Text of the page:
Stormwater Pollution Solutions

We must better understand and prevent stormwater pollution. Education is essential to changing people's behavior. Polluted stormwater often affects drinking water sources. This, in turn, can affect human health and increase drinking water treatment costs.


Please recycle or properly dispose of hazardous household products. Do not pour such items onto the ground or into storm drains. Other residential activities that can contribute to stormwater pollution are: Lawn care, auto care, not inspecting septic systems, and pet waste.

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Dirt, oil, and debris that collect in parking lots and paved areas can be washed into the storm sewer system and eventually enter local water bodies.

  • Sweep up litter and debris from sidewalks, driveways and parking lots, especially around storm drains.
  • Cover grease storage and dumpsters and keep them clean to avoid leaks.
  • Report any chemical spill to the local hazardous waste cleanup team. They will know the best way to keep spills from harming the environment.


Erosion controls that are not maintained can cause excessive amounts of sediment and debris to be carried into the stormwater system. Construction vehicles can leak fuel, oil, and other harmful fluids that can be picked up by stormwater and deposited into local waterbodies.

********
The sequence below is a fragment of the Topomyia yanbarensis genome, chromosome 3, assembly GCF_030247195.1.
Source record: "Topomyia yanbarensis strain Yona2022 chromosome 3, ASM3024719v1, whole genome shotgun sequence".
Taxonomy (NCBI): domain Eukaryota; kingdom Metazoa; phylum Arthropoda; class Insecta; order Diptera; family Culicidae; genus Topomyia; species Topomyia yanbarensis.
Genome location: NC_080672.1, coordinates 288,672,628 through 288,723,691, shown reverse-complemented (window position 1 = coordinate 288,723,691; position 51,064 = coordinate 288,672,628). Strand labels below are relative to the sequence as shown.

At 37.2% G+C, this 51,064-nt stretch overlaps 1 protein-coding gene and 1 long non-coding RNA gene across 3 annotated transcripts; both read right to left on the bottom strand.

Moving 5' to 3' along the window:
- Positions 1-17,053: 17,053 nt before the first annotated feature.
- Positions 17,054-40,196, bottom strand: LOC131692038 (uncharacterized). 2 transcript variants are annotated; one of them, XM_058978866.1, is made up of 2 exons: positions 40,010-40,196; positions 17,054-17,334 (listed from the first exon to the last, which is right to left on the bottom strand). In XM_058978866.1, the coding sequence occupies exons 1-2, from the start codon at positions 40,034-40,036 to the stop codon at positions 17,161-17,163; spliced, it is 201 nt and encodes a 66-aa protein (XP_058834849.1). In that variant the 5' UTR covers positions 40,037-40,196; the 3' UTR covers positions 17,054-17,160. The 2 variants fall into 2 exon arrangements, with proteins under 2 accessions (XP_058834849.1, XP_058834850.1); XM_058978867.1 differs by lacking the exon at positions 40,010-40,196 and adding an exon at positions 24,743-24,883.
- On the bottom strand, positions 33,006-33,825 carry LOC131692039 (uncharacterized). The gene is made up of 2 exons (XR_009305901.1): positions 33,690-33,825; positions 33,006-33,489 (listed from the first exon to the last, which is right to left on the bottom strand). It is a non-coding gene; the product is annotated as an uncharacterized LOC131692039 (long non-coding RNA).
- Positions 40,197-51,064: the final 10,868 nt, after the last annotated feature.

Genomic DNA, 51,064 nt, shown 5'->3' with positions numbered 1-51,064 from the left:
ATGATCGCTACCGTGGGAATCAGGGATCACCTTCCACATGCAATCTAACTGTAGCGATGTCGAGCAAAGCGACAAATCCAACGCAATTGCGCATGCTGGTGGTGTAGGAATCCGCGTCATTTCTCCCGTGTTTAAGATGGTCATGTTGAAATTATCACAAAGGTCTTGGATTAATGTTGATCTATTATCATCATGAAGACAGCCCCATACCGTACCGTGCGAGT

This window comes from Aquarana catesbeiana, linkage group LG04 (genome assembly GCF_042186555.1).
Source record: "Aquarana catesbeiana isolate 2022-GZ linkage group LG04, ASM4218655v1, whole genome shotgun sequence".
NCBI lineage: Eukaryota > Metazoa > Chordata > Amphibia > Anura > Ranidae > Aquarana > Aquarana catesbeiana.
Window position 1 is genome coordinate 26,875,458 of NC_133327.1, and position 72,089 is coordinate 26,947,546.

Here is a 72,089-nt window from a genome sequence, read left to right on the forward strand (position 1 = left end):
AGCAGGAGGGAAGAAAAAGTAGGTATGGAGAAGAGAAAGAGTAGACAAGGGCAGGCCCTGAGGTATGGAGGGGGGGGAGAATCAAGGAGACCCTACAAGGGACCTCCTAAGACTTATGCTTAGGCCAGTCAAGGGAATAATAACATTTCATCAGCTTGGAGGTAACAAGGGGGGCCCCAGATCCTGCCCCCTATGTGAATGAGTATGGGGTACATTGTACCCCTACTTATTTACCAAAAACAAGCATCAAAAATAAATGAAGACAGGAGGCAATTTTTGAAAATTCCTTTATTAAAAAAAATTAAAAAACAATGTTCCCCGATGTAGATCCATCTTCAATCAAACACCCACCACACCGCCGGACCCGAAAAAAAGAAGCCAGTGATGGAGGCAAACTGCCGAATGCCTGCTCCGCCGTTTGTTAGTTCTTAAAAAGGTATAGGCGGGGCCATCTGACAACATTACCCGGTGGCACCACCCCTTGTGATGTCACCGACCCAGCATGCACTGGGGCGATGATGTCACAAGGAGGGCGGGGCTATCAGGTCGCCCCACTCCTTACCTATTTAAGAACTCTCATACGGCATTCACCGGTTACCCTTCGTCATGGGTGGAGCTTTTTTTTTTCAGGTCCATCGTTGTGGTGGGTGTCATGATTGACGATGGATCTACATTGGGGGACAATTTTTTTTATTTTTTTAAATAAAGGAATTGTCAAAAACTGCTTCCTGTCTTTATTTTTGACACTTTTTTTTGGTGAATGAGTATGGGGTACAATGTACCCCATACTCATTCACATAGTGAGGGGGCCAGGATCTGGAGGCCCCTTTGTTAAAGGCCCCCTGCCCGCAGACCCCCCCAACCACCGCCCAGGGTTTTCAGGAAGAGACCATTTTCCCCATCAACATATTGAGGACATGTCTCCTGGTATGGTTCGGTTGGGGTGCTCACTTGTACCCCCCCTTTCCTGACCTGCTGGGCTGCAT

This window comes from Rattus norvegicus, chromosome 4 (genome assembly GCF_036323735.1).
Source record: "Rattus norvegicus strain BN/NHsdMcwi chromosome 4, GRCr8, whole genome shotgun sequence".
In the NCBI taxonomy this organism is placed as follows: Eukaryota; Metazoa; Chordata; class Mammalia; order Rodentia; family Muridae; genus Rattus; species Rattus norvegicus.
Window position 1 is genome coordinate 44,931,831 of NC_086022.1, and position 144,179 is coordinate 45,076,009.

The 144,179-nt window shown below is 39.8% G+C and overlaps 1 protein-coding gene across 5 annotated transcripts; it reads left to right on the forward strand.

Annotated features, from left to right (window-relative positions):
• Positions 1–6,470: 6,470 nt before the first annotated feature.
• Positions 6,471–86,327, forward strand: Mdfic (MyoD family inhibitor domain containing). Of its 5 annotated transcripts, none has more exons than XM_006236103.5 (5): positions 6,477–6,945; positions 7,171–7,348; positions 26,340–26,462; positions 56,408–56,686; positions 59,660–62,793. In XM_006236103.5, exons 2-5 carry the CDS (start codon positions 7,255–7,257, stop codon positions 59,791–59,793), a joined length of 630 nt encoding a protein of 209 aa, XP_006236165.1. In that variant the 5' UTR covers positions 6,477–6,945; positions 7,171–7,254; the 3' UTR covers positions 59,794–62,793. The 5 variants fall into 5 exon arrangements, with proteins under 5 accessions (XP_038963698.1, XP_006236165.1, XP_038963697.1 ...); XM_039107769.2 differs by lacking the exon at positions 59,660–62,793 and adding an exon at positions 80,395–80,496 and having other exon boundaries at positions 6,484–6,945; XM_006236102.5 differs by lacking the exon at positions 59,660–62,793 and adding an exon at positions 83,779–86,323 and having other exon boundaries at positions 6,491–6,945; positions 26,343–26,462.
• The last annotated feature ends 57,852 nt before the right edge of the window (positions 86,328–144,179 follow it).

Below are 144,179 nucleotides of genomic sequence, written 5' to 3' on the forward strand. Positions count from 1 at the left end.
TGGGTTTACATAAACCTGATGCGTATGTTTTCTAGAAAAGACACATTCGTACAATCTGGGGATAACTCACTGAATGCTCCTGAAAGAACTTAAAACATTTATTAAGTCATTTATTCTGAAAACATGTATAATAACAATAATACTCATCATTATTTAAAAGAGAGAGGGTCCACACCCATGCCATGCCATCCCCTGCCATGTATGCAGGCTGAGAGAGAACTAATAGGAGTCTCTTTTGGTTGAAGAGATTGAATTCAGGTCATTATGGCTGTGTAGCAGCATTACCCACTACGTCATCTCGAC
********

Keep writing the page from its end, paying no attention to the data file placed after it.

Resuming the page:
• Divert stormwater away from disturbed or exposed areas of construction sites. Sweep mud from the streets do not wash it away. This will help return it to the area it originated from as opposed to washing it further away from the site, thus preventing pollution.
  • Install silt fences, it will keep soil and debris from contaminating nearby waterways.
  • Provide vehicle mud removal areas, having a gravel path for vehicles to drive on will help loosen mud from the tire treads.
  • Prevent soil erosion by minimizing disturbed areas during construction projects, and seed and mulch bare areas as soon as possible.


Lack of vegetation on streambanks can lead to erosion. Overgrazed pastures can also contribute excessive amounts of sediment to local waterbodies. Excess fertilizers and pesticides can poison aquatic animals and lead to destructive algae blooms. Livestock in streams can contaminate waterways with bacteria, making them unsafe for human contact.

  • Keep livestock away from streambanks and provide them with a water source away from water bodies.
  • Store and apply manure away from waterbodies and in accordance with a nutrient management plan.
  • Vegetate riparian areas along waterways.
  • Rotate animal grazing to prevent soil erosion in fields.
  • Apply fertilizers and pesticides according to label instructions to save money and minimize pollution.